As the hives are ahead of schedule and there is now males (Drones) in the hives (as you will know from our post: Back To Basics:The Bees drones don’t live through the winter). This means we have been able to start queen rearing, that is the selective breeding of queen bees to make up new colonies. This can be quite a complicated job so possibly in the next post I will show you all lots of pictures and explain the process.
So, Have I Been As Busy As The Bees!?
The last few weeks have been busy for us, we are busy renovating an old barn into a brand new extracting facility. There’s lots of new bits of equipment and tools which I will do a post on and showing the transformation between what it looked like before we started to how it will be when it is finished sometime over the next two weeks!
Farmers Markets are also becoming a big focus and we now do 3 different ones a month. On the first Thursday of the month we do Lichfield Farmers Market, unfortunately this month (our first month there) was a bit of a wash out but we’re feeling positive and will be back next month! Today (second Sunday of the month) we are at Buzzards Valley Artisan Market so make sure you pop down and get some Easter presents we take all our products with us, you can see the range – here. Our newest market and we haven’t been to this one yet is Market Bosworth Farmers Market on the 4th Sunday of every month!
Thank You For Reading!
Thank you for reading this very quick update on what we are up to, we will be writing a couple more in depth beekeeping posts over the next few weeks so keep an eye out for this and as usual if you do want to get an email when we post then please sign up below.
I’m writing this post on Saturday evening ready for it to be posted tomorrow morning… nothing like the last minute! It’s been a very busy week here with getting our new honey extraction room up and running (I will write a post about that in the coming weeks) and moving some of the bees to a new site. This post will be about how and why we move our bees and the benefits of it!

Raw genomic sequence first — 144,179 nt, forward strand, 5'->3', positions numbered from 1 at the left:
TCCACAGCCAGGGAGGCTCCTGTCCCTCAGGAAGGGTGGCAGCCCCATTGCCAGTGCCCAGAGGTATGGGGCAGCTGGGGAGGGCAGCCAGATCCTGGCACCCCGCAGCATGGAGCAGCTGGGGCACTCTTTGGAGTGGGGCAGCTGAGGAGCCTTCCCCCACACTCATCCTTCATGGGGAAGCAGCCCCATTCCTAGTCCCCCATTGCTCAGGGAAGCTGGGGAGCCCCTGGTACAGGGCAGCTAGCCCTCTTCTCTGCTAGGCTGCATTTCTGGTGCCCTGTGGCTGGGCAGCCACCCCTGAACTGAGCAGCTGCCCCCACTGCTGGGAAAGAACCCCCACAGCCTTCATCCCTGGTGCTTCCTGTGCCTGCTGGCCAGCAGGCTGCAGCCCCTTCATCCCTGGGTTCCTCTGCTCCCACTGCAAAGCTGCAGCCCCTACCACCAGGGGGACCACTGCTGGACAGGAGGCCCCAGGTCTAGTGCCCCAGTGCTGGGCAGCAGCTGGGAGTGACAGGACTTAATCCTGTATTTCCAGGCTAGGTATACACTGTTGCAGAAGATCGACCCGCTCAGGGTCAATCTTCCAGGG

Getting the new site sorted!
So on Tuesday morning last week I went and met up with the farmer who’s land I’m having the hives on. We found a suitable spot that gets lots of sun but is quite sheltered from a wood just behind them, most importantly though the site is surrounded by Oil Seed Rape (OSR), a lot of it! The OSR is the reason for moving the bees, it’s great to get smaller colonies well established and the bigger ones produce a lot of honey from it! I’m expecting to extract about 300kg of honey just off the Oil Seed Rape over the next two months!
Unfortunately when I set the site up I forgot to take any pictures but you can all imagine a line of wooden pallets next to a field! To get the site sorted I lay down 6 pallets although one is currently not being used, I leveled them up as bees will build comb straight to the ground so if the hive isn’t flat it can cause a few problems when I go to check on them!
Loading up the bees!
I was up early last Friday getting the hives ready to move, the hives are all strapped down ( I certainly don’t want a hive opening up when I go over any bumps!) The entrances are stuffed with foam which stops the bees from being able to come out of the hive so I don’t lose any on the commute! The reason for doing the move early in the morning is that the bees aren’t really active yet, also it means that if you were moving them during the summer it would be nice and cool for the bees.
In total we loaded up 20 hives and a few extra pallets, they were all very well strapped down and secured for the short trip. The bees have to move over 3 miles, if you move it under 3 miles or over 3 feet the bees will fly back to where their hive used to be, anything out side of that range is fine as the bees know they’ve moved because they are in unfamiliar territory and go about reorienting to the new hive location!
Time for the unloading!
I got to the new site with no problems at all, I unloaded them all on to their pallets (4 per pallet) with the entrances facing slightly different ways so the bees don’t get confused as to which one is their home! By now it was about 9am and the sun was on the hives so I removed the foam in the entrance and the bees were soon out and busy! The OSR on a field just behind where I was stood taking this picture is now coming out well and I’ve added two supers to each hive to keep up when the flow really gets going! (If you don’t know what super are check out our blog post on hive parts – here)